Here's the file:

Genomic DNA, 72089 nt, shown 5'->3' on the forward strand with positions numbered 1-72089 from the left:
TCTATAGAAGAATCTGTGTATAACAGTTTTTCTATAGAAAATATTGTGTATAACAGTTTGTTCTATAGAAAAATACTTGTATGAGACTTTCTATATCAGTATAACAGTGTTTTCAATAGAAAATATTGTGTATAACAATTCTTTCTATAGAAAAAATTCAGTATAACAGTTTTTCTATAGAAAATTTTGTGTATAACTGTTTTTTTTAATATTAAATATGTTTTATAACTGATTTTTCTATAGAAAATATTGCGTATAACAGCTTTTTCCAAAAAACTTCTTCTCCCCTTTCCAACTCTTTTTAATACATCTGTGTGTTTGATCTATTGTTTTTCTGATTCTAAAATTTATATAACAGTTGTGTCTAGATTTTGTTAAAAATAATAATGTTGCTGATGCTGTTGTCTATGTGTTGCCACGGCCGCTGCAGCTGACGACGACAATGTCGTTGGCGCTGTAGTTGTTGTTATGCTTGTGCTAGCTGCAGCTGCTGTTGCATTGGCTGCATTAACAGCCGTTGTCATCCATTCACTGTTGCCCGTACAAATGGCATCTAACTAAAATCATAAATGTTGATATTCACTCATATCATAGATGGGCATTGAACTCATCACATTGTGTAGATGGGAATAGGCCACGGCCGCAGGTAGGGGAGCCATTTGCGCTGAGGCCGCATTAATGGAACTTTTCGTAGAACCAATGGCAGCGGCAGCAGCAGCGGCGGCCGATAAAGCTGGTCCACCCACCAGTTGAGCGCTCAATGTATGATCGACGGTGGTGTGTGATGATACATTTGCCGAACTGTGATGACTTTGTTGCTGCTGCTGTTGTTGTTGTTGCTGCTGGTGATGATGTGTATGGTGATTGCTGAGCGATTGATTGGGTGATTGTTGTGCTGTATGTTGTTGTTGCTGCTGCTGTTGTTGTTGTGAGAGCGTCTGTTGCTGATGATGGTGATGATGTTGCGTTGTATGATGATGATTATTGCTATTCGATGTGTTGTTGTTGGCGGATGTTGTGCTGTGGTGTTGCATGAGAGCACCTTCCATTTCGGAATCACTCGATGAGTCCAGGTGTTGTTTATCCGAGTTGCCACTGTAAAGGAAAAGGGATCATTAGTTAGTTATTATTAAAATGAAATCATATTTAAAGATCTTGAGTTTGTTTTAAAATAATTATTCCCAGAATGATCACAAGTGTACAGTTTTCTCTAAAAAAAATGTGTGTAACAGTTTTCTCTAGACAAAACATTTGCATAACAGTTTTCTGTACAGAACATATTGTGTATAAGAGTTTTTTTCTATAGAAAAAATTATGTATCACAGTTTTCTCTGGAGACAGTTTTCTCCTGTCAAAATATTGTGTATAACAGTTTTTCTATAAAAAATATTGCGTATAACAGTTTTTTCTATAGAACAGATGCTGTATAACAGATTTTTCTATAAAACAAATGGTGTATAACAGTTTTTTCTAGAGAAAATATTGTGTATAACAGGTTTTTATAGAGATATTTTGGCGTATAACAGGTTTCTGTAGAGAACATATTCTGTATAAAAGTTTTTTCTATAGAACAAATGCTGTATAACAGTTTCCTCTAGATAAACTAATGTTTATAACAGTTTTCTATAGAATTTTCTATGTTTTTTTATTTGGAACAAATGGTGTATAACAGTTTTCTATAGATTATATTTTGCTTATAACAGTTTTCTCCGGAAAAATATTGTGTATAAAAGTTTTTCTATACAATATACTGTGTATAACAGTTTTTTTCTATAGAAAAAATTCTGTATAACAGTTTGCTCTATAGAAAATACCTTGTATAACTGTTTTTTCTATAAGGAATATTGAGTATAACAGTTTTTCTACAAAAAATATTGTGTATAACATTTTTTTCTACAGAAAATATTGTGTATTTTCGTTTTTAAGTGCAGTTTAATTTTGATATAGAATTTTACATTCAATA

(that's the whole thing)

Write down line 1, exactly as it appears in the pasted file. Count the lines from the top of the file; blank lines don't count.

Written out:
Genomic DNA, 72089 nt, shown 5'->3' on the forward strand with positions numbered 1-72089 from the left: